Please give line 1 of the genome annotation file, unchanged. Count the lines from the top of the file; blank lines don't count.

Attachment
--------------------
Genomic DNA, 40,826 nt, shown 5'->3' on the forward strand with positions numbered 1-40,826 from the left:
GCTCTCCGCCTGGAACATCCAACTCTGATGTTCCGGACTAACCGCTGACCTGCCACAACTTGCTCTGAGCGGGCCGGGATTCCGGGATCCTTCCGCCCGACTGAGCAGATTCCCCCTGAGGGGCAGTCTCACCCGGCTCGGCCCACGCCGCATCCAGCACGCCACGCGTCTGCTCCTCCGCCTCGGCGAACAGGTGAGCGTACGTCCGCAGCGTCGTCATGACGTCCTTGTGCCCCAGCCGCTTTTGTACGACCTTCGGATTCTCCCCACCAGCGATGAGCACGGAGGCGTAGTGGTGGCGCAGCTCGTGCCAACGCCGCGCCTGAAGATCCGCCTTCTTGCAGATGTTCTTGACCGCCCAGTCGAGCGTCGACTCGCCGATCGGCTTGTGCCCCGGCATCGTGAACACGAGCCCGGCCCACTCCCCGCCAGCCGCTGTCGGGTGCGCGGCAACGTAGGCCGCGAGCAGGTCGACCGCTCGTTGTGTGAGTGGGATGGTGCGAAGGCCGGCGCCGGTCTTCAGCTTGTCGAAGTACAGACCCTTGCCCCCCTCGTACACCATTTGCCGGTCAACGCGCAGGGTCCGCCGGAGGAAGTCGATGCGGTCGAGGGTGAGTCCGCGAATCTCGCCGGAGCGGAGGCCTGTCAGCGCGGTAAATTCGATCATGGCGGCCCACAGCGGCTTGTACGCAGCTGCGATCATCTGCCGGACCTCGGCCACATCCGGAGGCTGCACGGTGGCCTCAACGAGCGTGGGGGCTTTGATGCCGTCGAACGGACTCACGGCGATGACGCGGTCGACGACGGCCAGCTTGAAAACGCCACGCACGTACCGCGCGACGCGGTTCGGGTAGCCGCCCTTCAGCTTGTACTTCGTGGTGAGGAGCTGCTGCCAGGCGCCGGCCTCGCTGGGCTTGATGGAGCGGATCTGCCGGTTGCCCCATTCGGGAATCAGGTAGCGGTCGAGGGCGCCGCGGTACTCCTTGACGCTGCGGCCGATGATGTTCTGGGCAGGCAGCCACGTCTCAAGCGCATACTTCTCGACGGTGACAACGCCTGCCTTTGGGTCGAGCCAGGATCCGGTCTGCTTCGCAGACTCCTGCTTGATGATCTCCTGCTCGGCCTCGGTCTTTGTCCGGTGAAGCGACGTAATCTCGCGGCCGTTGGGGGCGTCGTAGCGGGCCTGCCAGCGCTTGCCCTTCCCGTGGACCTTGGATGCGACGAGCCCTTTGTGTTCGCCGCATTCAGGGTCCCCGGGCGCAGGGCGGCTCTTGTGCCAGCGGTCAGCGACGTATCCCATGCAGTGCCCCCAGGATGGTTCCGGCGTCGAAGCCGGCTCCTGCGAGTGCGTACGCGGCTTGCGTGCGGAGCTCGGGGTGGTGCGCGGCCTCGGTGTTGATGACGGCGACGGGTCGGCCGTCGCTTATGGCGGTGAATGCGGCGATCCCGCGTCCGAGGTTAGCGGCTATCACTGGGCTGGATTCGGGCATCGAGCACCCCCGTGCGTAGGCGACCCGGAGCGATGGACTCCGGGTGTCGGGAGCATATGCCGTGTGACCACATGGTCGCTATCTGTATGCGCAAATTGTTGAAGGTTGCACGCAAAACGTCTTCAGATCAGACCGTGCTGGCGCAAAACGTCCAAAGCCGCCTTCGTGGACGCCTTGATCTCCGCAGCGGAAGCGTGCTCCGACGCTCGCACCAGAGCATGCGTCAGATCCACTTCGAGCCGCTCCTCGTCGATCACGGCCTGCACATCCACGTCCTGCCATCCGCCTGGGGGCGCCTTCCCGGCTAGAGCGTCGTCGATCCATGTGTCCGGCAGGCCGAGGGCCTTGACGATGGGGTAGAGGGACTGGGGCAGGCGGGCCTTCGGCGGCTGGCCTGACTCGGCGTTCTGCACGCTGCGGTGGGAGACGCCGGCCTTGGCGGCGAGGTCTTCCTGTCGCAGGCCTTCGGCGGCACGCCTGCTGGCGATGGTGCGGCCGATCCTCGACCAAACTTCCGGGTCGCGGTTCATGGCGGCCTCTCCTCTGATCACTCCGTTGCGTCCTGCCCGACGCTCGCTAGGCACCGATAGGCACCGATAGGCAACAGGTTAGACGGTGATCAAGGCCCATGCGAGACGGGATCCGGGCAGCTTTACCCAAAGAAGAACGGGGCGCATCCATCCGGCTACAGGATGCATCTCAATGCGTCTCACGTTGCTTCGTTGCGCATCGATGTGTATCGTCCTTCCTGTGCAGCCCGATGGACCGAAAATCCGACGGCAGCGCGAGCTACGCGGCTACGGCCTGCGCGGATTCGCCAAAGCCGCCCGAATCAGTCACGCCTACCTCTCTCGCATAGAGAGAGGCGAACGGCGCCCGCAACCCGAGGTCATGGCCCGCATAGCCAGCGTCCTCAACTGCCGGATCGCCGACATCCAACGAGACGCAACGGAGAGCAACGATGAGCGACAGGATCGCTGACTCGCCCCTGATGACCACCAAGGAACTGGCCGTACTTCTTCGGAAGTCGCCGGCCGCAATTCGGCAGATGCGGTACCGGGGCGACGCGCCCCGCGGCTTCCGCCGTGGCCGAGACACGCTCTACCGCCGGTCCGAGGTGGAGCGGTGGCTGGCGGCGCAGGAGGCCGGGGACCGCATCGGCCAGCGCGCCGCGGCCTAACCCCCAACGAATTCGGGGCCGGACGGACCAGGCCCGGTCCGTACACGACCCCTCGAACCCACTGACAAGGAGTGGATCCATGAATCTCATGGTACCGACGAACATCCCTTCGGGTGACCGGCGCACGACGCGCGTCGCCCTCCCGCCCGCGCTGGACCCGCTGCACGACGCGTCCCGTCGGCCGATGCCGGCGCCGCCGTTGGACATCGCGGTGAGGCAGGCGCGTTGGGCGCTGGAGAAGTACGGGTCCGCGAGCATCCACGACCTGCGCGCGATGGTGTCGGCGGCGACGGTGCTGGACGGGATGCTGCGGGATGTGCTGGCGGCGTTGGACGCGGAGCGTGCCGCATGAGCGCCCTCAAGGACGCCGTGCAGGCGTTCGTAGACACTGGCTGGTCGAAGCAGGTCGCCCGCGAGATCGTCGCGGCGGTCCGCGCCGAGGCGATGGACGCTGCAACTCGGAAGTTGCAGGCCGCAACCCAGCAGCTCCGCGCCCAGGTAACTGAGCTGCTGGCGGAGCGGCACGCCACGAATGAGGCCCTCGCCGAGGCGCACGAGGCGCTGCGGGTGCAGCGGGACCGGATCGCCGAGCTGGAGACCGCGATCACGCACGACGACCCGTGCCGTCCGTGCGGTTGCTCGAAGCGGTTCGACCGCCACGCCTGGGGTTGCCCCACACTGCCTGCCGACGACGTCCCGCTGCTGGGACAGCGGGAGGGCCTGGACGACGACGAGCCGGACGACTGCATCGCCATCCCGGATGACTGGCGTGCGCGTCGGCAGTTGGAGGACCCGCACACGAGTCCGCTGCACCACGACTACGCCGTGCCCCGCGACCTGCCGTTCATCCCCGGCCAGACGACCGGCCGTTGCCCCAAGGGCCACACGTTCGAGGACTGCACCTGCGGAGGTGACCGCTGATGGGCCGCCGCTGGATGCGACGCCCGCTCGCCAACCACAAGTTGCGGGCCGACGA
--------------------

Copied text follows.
Genomic DNA, 40,826 nt, shown 5'->3' on the forward strand with positions numbered 1-40,826 from the left: